BIG READ: Gladstone family's investigation into unmarked graves
TWELVE bodies, twelve unmarked graves and a forgotten about, run-down field was once the sad, bitter reality of the Nagoorin Cemetery.
There was little evidence, if any, that the vast, overgrown terrain was the final resting place of 12 former Boyne Valley residents.
Except that Gladstone husband and wife, Steven and June Silvester, were determined to uncover the truth beneath the wooden posts where some of their deceased family members lay.
For the Silvester's, restoring the Nagoorin Cemetery became something of a mission, when they went to visit and saw cattle grazing freely on the open land.
But the last straw was pulled when they watched a cow knock over the last standing post.
"It was quite sad," Mr Silvester said.
"The cattle had been grazing there for years, there was no fence, it was just open land.
"It had been forgotten about and no one wanted to take responsibility."
The search was at first fruitless, with crumbs of evidence scattered here and there; but no real connections between theories and information could be made.
That was until they found themselves in conversation with born and raised Boyne Valley local, Ron Lindley.
Mr Lindley has since passed away however, shared some valuable information with the Silvester's in 1997 that sparked the real beginning of their investigation.
He told them that Steven's great grandfather, Henry Williams, was buried in June 1933.
He lay beneath one of the posts of the unmarked graves.
"Ronnie never left the Boyne Valley," Mr Silvester said.
"We were told by everyone that knew him well - if Ronnie told you something, it had to be true - he was 10-years-old when Henry (Steven's great grandfather) passed away," Mrs Silvester said.
Further research into the cemetery led the Silvester's to the discovery that a two-day old child, Richard Grant, was the first to be buried there in 1919.
The cause of the child's death was not known to the Silvester's however, it remains on the list of things they hope to discover and will continue to research.
The Silvester's put together a family tree - connecting the Williams family to the Grant family through marriage.
The other 10 buried at the cemetery include Olive Dahtler, who passed in September 1921, John Booth (March 1922), Naoma Dahtler (November 1922), John Miller (November 1922), Peter Hark (April 23), Henry Viney (April 1923), Irvina Chiverton (April 1924), Kevin Streeter (April 1930), Edward Tucker (April 1933), Henry Williams (June 1933), Sarah Viney (June 1945).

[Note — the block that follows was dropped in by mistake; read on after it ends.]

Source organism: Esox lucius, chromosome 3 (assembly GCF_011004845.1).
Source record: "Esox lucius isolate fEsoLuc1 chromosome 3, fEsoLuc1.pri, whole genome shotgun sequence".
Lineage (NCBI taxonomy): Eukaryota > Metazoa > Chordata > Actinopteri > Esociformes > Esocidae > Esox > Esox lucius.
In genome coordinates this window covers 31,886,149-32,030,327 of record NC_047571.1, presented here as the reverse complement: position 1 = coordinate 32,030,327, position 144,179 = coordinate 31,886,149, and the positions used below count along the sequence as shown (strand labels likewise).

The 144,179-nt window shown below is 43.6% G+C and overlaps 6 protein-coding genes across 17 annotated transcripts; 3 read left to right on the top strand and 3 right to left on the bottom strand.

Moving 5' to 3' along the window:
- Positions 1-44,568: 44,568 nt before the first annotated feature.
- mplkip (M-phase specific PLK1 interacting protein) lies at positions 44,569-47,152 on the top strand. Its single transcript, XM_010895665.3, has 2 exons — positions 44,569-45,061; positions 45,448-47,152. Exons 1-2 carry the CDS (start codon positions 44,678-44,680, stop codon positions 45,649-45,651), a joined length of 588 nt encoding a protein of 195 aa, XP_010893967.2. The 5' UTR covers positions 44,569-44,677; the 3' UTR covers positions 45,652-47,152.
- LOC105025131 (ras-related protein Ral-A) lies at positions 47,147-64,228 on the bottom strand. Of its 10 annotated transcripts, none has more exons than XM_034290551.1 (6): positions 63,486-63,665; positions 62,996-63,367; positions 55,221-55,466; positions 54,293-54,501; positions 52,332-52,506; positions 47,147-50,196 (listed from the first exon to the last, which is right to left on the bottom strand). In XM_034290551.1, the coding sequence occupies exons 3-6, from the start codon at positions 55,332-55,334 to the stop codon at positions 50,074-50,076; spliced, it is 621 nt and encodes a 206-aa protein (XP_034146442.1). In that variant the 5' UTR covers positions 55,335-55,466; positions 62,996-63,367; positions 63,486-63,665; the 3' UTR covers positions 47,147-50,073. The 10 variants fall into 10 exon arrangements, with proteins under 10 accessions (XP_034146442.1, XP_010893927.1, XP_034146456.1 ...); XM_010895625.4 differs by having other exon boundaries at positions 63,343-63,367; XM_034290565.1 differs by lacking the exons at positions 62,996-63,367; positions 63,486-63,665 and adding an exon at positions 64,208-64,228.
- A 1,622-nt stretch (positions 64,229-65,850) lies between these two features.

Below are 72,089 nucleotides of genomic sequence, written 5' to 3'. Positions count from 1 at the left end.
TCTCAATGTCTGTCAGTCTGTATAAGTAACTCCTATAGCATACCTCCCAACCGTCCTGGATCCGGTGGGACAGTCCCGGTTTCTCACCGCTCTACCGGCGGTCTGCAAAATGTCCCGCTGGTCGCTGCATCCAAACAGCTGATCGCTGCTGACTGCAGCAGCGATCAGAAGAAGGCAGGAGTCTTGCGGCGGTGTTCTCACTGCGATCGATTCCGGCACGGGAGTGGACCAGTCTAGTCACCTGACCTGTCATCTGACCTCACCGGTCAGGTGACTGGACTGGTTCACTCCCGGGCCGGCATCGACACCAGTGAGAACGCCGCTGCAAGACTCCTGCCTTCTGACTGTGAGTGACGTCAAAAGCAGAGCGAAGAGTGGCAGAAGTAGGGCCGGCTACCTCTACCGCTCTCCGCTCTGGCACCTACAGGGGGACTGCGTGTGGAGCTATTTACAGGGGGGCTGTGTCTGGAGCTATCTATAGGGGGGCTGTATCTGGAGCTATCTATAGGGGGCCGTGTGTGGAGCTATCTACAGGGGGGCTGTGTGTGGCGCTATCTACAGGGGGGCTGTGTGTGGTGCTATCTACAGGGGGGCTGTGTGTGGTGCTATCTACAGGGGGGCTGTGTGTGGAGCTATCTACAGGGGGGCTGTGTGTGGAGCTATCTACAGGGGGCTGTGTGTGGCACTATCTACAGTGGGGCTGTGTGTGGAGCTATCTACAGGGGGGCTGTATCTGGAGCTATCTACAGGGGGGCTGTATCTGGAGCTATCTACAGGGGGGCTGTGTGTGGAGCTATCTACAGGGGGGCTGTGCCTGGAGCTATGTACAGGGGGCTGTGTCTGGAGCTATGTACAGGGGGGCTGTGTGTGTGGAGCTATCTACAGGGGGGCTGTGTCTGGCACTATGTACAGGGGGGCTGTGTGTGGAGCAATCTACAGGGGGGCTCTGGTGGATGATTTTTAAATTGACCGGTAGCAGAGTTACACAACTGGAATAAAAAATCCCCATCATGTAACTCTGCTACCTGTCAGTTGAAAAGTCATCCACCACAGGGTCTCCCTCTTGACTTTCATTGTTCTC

To restore the cemetery, and have it looking like a resurrected, well-kept and maintained resting grounds, the Silvester's approached the Calliope Shire Council in 1997 for help.
But it wasn't until all the local governments amalgamated in 2008 that things began to change, Mr Silvester said.
"Since then, the GRC has bent over backwards for us," he said.
"On the weekend we had a family reunion of about 50 people, which coincided with the council placing the plaque with all of the names of the people buried at the cemetery.
"The council has kept the grounds well maintained, cleaned and fenced off so now the cows can't enter.
"The council has done a great job in helping restore it. Deputy mayor Chris Trevor really helped us get the ball rolling.
"We would really like to thank the council's Parks and Conservation senior co-ordinator Barry Meiring, Craig Butler of Butler's Yarwun Quarries - who donated a beautiful headstone and Steve Bycroft at Print Wright, who donated the sign."
The Silvester's have spent a lot of time restoring the grounds, but not without the help of a number of community members and businesses who pitched in.
They travel to the Boyne Valley in their camper van every second weekend to visit, and often stay at the Boyne Valley Community Discovery Centre.
"It's just an awesome feeling, it's been a long journey, but to see it how it was on the weekend, was special," Mrs Silvester said.
"We didn't just do it for ourselves we did it for the community, so that all of those who had family members resting there could be recognised and remembered," Mr Silvester added.
"There may come a time where other people with family at the cemetery have their own reunions and find out more about their history," Mrs Silvester said.